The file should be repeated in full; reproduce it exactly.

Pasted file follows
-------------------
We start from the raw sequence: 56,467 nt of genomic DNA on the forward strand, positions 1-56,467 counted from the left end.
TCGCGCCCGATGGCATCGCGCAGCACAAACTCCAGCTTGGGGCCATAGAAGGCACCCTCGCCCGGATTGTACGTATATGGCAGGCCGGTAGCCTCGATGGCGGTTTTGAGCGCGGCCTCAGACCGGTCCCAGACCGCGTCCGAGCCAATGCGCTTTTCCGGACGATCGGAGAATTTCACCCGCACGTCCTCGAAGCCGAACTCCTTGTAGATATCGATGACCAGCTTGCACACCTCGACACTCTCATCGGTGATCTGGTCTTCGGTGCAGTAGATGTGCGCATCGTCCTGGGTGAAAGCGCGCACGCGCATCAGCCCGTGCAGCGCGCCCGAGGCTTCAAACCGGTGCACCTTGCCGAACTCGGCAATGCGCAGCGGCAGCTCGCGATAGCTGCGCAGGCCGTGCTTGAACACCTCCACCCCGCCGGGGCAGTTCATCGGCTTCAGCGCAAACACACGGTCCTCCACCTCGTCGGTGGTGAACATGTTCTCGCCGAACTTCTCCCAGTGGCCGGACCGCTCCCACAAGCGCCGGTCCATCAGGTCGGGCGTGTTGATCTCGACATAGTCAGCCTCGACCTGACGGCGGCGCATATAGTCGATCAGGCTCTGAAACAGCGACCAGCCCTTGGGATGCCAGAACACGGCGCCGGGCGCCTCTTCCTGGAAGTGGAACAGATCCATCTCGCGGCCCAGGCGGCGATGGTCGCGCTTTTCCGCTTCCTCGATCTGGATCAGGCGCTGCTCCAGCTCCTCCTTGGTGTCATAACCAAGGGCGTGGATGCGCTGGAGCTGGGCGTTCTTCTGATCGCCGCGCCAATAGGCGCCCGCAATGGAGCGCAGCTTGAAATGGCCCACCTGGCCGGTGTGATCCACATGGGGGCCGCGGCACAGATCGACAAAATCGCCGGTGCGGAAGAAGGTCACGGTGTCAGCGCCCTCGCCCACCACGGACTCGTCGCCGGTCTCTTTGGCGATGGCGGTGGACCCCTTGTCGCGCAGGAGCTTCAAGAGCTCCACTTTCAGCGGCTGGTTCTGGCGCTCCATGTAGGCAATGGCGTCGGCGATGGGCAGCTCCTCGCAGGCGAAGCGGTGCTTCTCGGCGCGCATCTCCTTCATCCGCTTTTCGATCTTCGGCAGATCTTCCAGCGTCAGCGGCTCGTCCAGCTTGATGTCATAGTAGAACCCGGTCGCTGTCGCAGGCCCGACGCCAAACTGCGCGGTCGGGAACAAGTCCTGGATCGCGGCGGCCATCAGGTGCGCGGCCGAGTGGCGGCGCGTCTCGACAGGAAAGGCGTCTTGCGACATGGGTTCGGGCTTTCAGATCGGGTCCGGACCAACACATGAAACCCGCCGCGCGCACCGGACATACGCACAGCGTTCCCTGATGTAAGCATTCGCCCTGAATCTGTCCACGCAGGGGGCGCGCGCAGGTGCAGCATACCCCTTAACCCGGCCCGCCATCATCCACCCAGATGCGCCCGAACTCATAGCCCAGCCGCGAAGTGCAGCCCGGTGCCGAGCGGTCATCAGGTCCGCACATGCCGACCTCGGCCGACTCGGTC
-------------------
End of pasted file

We start from the raw sequence: 56,467 nt of genomic DNA on the forward strand, positions 1-56,467 counted from the left end.
TCGCGCCCGATGGCATCGCGCAGCACAAACTCCAGCTTGGGGCCATAGAAGGCACCCTCGCCCGGATTGTACGTATATGGCAGGCCGGTAGCCTCGATGGCGGTTTTGAGCGCGGCCTCAGACCGGTCCCAGACCGCGTCCGAGCCAATGCGCTTTTCCGGACGATCGGAGAATTTCACCCGCACGTCCTCGAAGCCGAACTCCTTGTAGATATCGATGACCAGCTTGCACACCTCGACACTCTCATCGGTGATCTGGTCTTCGGTGCAGTAGATGTGCGCATCGTCCTGGGTGAAAGCGCGCACGCGCATCAGCCCGTGCAGCGCGCCCGAGGCTTCAAACCGGTGCACCTTGCCGAACTCGGCAATGCGCAGCGGCAGCTCGCGATAGCTGCGCAGGCCGTGCTTGAACACCTCCACCCCGCCGGGGCAGTTCATCGGCTTCAGCGCAAACACACGGTCCTCCACCTCGTCGGTGGTGAACATGTTCTCGCCGAACTTCTCCCAGTGGCCGGACCGCTCCCACAAGCGCCGGTCCATCAGGTCGGGCGTGTTGATCTCGACATAGTCAGCCTCGACCTGACGGCGGCGCATATAGTCGATCAGGCTCTGAAACAGCGACCAGCCCTTGGGATGCCAGAACACGGCGCCGGGCGCCTCTTCCTGGAAGTGGAACAGATCCATCTCGCGGCCCAGGCGGCGATGGTCGCGCTTTTCCGCTTCCTCGATCTGGATCAGGCGCTGCTCCAGCTCCTCCTTGGTGTCATAACCAAGGGCGTGGATGCGCTGGAGCTGGGCGTTCTTCTGATCGCCGCGCCAATAGGCGCCCGCAATGGAGCGCAGCTTGAAATGGCCCACCTGGCCGGTGTGATCCACATGGGGGCCGCGGCACAGATCGACAAAATCGCCGGTGCGGAAGAAGGTCACGGTGTCAGCGCCCTCGCCCACCACGGACTCGTCGCCGGTCTCTTTGGCGATGGCGGTGGACCCCTTGTCGCGCAGGAGCTTCAAGAGCTCCACTTTCAGCGGCTGGTTCTGGCGCTCCATGTAGGCAATGGCGTCGGCGATGGGCAGCTCCTCGCAGGCGAAGCGGTGCTTCTCGGCGCGCATCTCCTTCATCCGCTTTTCGATCTTCGGCAGATCTTCCAGCGTCAGCGGCTCGTCCAGCTTGATGTCATAGTAGAACCCGGTCGCTGTCGCAGGCCCGACGCCAAACTGCGCGGTCGGGAACAAGTCCTGGATCGCGGCGGCCATCAGGTGCGCGGCCGAGTGGCGGCGCGTCTCGACAGGAAAGGCGTCTTGCGACATGGGTTCGGGCTTTCAGATCGGGTCCGGACCAACACATGAAACCCGCCGCGCGCACCGGACATACGCACAGCGTTCCCTGATGTAAGCATTCGCCCTGAATCTGTCCACGCAGGGGGCGCGCGCAGGTGCAGCATACCCCTTAACCCGGCCCGCCATCATCCACCCAGATGCGCCCGAACTCATAGCCCAGCCGCGAAGTGCAGCCCGGTGCCGAGCGGTCATCAGGTCCGCACATGCCGACCTCGGCCGACTCGGTC